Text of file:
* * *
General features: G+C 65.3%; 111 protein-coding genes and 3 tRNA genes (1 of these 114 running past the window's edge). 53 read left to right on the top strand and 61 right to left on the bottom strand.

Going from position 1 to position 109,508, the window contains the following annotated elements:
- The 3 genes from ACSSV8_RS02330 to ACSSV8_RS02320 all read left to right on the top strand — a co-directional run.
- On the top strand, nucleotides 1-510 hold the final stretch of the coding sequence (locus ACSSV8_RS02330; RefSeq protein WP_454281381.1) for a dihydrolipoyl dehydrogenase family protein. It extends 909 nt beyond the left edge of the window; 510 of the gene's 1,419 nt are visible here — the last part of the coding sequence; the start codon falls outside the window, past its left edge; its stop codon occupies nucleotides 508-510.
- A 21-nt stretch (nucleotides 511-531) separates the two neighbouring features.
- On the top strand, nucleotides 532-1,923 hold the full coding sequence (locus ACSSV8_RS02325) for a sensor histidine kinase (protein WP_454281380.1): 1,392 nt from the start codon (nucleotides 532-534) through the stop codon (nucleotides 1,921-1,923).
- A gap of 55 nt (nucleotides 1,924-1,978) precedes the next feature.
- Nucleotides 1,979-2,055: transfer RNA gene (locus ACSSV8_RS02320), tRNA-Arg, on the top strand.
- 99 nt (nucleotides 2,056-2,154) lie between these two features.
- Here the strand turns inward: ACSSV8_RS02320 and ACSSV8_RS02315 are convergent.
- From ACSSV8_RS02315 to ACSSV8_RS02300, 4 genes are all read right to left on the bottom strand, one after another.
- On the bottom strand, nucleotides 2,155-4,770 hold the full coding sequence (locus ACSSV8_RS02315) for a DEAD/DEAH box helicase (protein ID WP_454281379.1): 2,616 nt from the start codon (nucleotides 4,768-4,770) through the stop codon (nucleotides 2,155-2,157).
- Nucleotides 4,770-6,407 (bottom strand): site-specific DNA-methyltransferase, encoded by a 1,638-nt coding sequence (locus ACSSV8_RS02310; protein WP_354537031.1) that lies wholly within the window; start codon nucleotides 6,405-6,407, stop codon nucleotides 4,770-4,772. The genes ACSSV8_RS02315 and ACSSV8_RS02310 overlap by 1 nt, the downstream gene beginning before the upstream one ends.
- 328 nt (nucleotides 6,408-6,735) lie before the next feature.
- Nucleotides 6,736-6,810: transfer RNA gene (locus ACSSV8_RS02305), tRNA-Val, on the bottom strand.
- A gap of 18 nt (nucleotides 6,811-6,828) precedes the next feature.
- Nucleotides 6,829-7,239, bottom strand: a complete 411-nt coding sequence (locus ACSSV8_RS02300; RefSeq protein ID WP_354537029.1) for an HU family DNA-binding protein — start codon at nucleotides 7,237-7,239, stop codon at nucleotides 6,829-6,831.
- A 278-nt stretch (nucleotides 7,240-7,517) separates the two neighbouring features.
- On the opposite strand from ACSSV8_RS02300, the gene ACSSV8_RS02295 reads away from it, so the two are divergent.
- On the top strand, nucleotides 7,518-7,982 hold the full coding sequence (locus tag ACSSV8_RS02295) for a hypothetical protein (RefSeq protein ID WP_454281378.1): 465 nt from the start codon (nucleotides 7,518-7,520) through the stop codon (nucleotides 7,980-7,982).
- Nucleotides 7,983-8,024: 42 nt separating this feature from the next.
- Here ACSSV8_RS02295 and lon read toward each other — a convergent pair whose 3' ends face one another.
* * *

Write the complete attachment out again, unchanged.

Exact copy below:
General features: G+C 65.3%; 111 protein-coding genes and 3 tRNA genes (1 of these 114 running past the window's edge). 53 read left to right on the top strand and 61 right to left on the bottom strand.

Going from position 1 to position 109,508, the window contains the following annotated elements:
- The 3 genes from ACSSV8_RS02330 to ACSSV8_RS02320 all read left to right on the top strand — a co-directional run.
- On the top strand, nucleotides 1-510 hold the final stretch of the coding sequence (locus ACSSV8_RS02330; RefSeq protein WP_454281381.1) for a dihydrolipoyl dehydrogenase family protein. It extends 909 nt beyond the left edge of the window; 510 of the gene's 1,419 nt are visible here — the last part of the coding sequence; the start codon falls outside the window, past its left edge; its stop codon occupies nucleotides 508-510.
- A 21-nt stretch (nucleotides 511-531) separates the two neighbouring features.
- On the top strand, nucleotides 532-1,923 hold the full coding sequence (locus ACSSV8_RS02325) for a sensor histidine kinase (protein WP_454281380.1): 1,392 nt from the start codon (nucleotides 532-534) through the stop codon (nucleotides 1,921-1,923).
- A gap of 55 nt (nucleotides 1,924-1,978) precedes the next feature.
- Nucleotides 1,979-2,055: transfer RNA gene (locus ACSSV8_RS02320), tRNA-Arg, on the top strand.
- 99 nt (nucleotides 2,056-2,154) lie between these two features.
- Here the strand turns inward: ACSSV8_RS02320 and ACSSV8_RS02315 are convergent.
- From ACSSV8_RS02315 to ACSSV8_RS02300, 4 genes are all read right to left on the bottom strand, one after another.
- On the bottom strand, nucleotides 2,155-4,770 hold the full coding sequence (locus ACSSV8_RS02315) for a DEAD/DEAH box helicase (protein ID WP_454281379.1): 2,616 nt from the start codon (nucleotides 4,768-4,770) through the stop codon (nucleotides 2,155-2,157).
- Nucleotides 4,770-6,407 (bottom strand): site-specific DNA-methyltransferase, encoded by a 1,638-nt coding sequence (locus ACSSV8_RS02310; protein WP_354537031.1) that lies wholly within the window; start codon nucleotides 6,405-6,407, stop codon nucleotides 4,770-4,772. The genes ACSSV8_RS02315 and ACSSV8_RS02310 overlap by 1 nt, the downstream gene beginning before the upstream one ends.
- 328 nt (nucleotides 6,408-6,735) lie before the next feature.
- Nucleotides 6,736-6,810: transfer RNA gene (locus ACSSV8_RS02305), tRNA-Val, on the bottom strand.
- A gap of 18 nt (nucleotides 6,811-6,828) precedes the next feature.
- Nucleotides 6,829-7,239, bottom strand: a complete 411-nt coding sequence (locus ACSSV8_RS02300; RefSeq protein ID WP_354537029.1) for an HU family DNA-binding protein — start codon at nucleotides 7,237-7,239, stop codon at nucleotides 6,829-6,831.
- A 278-nt stretch (nucleotides 7,240-7,517) separates the two neighbouring features.
- On the opposite strand from ACSSV8_RS02300, the gene ACSSV8_RS02295 reads away from it, so the two are divergent.
- On the top strand, nucleotides 7,518-7,982 hold the full coding sequence (locus tag ACSSV8_RS02295) for a hypothetical protein (RefSeq protein ID WP_454281378.1): 465 nt from the start codon (nucleotides 7,518-7,520) through the stop codon (nucleotides 7,980-7,982).
- Nucleotides 7,983-8,024: 42 nt separating this feature from the next.
- Here ACSSV8_RS02295 and lon read toward each other — a convergent pair whose 3' ends face one another.